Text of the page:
In June, it held a major parade through Benghazi to mark its founding. More than 120 of its “battle trucks” – the pick-ups with heavy machine guns bolted in the bed – proceeded through the city. At the city center, some residents pelted them with stones, shouting, “Go home!” The parade turned away to avoid a confrontation.
The group’s members have been blamed for a string of recent attacks against Muslim shrines around Libya. The shrines, including tombs of religious figures, are revered by Sufis and other moderate Muslims. But Ansar al-Shariah, which denies responsibility for the attacks, and other hard-liners consider visits to the shrines as tantamount to idol worship and an affront to Islam.
Ansar al-Shariah’s prestige was boosted when the militia took over security at the Jalaa Hospital, the city’s main emergency hospital. Its fighters are posted at the hospital entrance and in its halls.
“The fact is that things have been going very well in the hospital since Ansar al-Shariah fighters were assigned to be in charge there,” said Mohammed Qaeir, a senior member of the more moderate Muslim Brotherhood in Benghazi. “Previously, the hospital and the doctors worked under the threat of violence by gunmen. This is not happening there anymore.”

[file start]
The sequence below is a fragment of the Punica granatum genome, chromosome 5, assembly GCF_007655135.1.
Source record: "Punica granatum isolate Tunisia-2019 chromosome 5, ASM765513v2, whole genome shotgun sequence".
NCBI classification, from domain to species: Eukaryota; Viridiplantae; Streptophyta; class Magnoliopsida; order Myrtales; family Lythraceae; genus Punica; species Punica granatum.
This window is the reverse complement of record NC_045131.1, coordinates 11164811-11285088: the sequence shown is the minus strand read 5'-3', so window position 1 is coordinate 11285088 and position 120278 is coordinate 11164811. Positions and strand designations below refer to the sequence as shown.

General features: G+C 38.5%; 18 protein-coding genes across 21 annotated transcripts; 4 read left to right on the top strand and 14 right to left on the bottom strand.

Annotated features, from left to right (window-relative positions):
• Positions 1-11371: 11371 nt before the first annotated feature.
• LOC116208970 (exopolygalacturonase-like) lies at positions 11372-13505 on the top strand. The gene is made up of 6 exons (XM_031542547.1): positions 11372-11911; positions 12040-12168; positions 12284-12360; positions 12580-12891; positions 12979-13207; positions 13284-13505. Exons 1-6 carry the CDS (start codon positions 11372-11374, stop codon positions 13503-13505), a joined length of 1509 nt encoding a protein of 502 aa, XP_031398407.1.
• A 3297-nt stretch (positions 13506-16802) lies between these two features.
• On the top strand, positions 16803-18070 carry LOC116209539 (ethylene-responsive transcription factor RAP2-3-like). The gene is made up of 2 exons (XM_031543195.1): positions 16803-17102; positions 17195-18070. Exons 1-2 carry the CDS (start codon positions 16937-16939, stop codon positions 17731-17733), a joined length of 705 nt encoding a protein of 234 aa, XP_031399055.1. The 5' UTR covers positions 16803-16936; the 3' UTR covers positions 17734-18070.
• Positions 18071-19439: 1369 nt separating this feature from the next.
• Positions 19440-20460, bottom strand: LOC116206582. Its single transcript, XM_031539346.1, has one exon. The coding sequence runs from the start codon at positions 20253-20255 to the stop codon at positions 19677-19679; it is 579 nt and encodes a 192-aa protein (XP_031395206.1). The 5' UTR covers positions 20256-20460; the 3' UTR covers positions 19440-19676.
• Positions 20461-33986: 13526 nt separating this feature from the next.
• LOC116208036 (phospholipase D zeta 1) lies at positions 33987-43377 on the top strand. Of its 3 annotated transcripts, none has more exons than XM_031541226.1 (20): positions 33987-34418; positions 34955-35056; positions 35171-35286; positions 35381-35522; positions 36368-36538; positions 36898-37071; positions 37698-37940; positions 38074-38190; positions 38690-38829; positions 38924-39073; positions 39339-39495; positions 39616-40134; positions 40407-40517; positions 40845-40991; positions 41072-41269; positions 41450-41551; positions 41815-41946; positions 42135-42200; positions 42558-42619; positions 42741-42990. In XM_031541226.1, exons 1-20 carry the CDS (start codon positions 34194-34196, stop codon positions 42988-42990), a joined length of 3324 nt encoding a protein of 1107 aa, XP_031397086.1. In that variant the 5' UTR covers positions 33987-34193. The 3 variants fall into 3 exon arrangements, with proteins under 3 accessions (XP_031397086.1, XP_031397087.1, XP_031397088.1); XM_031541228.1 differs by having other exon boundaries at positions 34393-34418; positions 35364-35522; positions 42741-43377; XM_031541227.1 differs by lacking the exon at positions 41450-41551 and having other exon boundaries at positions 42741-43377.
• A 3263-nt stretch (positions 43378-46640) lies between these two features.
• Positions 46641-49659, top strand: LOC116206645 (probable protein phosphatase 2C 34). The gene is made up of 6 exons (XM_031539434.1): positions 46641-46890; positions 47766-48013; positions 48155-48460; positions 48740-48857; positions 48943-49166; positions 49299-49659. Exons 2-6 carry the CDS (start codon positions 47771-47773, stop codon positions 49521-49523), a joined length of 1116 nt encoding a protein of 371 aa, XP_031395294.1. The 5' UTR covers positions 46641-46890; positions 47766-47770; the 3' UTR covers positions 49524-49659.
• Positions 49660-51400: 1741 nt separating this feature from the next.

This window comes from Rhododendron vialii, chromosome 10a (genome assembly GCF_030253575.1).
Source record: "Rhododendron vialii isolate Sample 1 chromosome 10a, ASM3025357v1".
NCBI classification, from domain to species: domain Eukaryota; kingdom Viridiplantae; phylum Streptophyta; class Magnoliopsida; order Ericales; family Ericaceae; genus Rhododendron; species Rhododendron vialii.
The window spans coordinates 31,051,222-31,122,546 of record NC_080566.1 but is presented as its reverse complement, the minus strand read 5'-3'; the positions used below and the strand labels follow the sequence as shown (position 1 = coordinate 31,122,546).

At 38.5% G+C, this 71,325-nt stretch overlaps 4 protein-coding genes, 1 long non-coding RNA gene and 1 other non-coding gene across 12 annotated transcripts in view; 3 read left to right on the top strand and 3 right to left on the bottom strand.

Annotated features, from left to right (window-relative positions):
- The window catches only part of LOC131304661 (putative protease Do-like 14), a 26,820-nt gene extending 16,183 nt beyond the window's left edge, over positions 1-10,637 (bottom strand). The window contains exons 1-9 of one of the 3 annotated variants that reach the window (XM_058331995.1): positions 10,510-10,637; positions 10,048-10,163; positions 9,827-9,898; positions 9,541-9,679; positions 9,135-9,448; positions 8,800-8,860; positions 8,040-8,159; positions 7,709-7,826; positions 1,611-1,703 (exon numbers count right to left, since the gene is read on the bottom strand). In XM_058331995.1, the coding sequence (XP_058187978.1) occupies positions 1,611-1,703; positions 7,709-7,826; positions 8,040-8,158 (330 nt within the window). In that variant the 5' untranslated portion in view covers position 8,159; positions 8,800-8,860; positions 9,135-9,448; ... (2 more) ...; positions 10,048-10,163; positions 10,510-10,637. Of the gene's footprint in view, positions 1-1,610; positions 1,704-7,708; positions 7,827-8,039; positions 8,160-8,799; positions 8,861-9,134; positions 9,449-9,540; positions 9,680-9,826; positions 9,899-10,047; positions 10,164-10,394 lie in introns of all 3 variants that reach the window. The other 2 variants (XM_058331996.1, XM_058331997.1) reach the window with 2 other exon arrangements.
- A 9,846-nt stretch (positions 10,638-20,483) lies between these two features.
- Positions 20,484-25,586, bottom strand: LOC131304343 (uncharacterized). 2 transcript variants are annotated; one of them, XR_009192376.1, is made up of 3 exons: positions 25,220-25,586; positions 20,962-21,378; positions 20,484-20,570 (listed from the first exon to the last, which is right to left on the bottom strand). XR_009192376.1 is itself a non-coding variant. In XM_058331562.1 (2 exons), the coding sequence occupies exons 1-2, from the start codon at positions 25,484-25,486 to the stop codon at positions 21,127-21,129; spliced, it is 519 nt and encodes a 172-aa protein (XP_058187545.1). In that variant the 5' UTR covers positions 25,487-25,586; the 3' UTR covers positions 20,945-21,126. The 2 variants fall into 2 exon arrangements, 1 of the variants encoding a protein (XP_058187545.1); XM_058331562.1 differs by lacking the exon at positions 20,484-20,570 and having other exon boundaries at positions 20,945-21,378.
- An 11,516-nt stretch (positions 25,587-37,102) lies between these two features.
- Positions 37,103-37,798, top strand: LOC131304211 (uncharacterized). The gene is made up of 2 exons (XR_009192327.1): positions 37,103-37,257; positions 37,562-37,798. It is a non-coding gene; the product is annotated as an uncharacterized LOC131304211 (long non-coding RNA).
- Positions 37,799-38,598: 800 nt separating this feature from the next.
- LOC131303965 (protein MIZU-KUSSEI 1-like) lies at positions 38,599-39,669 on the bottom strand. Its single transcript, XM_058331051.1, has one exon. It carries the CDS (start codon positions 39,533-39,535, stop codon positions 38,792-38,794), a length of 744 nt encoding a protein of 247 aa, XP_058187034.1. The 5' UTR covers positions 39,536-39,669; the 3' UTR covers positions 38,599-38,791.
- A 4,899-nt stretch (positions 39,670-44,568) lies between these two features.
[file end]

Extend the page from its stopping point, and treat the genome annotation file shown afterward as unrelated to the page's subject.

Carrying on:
But he fears that the consulate attack signals divisions within the militia and its leadership, between a radical wing and a more moderate faction.
One senior figure in Ansar al-Shariah, Youssef Jihani, denied the group took part in the attack. “We never approve of killing civilians, especially those who helped us,” he said the day after the attack.
Still, he reflected the group’s deeply anti-U.S. sentiment. “All of America’s policies are hostile to Islam,” he said in an interview with The Associated Press on Tuesday. “If America is waging war against al-Qaida, then al-Qaida has a right to defend itself.”
“We oppose American policies because they are stained in Muslim blood,” he said.
Wanis al-Sherif, formerly a senior leader of the Libyan Islamic Fighting Group, warns that alienating Islamist militias like Ansar al-Shariah could offer al-Qaida a foothold among their followers. The LIFG was an anti-Gadhafi militant group that once had training camps with Afghanistan, and many of its members have now turned to politics in the new Libya.
Decades of brutal crackdowns under Gadhafi, al-Sherif said, have left them “worried that they will live under another dictatorship that will crack down on Islamists.
“They want assurances on the nation’s future, the place of Shariah laws in the new Libya,” he said.
Hendawi reported from Cairo.